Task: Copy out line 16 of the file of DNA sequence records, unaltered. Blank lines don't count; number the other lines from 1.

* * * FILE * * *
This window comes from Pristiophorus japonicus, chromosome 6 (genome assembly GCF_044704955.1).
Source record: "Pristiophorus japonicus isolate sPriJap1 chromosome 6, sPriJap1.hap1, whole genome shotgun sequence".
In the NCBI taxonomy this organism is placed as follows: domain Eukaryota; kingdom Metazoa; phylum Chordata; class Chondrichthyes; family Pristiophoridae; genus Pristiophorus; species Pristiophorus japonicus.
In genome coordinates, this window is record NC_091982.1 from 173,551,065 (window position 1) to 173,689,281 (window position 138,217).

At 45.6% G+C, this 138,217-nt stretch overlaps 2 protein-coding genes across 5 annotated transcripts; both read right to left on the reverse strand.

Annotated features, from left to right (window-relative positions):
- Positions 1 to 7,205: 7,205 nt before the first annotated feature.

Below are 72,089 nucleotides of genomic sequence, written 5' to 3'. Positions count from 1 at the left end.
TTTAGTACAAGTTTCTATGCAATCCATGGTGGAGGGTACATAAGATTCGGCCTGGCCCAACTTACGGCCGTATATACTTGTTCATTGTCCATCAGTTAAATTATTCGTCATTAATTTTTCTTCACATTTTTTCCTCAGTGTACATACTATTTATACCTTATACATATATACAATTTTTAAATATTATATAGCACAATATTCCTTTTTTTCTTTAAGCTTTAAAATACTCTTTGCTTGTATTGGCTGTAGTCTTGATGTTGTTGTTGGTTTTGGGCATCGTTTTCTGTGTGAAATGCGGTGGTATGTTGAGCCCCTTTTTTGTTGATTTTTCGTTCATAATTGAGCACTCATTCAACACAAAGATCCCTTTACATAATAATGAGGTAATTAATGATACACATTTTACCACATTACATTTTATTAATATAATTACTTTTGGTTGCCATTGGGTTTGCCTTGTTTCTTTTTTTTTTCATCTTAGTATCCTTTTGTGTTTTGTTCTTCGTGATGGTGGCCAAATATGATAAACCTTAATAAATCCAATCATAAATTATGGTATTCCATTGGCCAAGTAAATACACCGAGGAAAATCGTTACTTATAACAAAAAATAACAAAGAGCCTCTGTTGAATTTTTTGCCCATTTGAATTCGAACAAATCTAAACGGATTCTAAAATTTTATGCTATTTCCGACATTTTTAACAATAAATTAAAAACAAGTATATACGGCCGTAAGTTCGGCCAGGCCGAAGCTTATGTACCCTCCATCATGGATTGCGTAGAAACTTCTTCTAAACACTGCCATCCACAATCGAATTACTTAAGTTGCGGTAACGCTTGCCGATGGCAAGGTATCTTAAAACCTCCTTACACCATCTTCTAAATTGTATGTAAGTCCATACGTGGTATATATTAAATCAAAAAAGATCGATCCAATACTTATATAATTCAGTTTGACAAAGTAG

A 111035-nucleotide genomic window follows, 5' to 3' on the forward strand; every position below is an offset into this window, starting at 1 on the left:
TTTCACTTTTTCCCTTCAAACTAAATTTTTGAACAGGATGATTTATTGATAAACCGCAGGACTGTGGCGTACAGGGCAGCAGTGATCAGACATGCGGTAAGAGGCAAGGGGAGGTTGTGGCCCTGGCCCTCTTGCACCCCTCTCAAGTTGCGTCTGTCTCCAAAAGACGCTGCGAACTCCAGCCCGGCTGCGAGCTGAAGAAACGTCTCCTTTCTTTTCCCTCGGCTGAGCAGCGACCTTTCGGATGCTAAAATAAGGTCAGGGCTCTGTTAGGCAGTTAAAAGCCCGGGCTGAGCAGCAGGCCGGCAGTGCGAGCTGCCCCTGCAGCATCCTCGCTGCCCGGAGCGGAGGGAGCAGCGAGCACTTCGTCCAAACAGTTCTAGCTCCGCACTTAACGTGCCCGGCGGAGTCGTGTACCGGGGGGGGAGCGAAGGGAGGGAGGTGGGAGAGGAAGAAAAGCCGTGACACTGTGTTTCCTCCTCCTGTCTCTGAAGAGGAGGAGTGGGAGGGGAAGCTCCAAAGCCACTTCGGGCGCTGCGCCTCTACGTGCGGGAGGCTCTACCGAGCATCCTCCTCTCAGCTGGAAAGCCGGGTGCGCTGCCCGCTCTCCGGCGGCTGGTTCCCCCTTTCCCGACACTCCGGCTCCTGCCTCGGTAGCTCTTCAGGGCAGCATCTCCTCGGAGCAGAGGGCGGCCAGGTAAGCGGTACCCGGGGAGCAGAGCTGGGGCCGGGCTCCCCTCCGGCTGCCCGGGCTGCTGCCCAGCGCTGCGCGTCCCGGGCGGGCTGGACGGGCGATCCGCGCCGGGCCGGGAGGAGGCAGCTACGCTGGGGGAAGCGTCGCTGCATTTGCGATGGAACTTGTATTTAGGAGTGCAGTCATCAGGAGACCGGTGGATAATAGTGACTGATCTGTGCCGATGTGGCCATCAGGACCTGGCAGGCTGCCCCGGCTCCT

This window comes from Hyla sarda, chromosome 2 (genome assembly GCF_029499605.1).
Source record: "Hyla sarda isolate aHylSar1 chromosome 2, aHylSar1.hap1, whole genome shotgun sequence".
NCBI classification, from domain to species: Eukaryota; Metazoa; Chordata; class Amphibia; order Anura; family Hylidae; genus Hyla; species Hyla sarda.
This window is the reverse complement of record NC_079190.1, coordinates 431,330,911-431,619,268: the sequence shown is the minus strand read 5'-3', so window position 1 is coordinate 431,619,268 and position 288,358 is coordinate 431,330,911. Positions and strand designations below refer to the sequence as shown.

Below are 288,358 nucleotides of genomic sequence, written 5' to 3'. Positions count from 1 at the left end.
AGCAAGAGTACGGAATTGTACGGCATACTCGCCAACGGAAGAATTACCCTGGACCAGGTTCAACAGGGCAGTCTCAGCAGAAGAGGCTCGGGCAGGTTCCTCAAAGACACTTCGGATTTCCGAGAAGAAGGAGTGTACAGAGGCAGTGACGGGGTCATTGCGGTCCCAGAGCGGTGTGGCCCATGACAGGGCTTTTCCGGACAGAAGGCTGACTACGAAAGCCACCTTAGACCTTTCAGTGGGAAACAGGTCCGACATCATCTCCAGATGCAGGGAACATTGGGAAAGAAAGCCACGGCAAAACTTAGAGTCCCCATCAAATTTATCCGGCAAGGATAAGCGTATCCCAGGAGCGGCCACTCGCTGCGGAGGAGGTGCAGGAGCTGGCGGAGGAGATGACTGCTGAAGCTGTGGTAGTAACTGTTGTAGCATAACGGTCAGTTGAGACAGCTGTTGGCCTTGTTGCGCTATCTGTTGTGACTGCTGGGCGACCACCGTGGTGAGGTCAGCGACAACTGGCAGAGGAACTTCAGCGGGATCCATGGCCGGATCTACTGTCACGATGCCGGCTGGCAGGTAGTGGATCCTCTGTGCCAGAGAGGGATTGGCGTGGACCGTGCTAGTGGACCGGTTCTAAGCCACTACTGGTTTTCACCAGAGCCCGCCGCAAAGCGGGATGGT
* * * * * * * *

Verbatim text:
Below are 288,358 nucleotides of genomic sequence, written 5' to 3'. Positions count from 1 at the left end.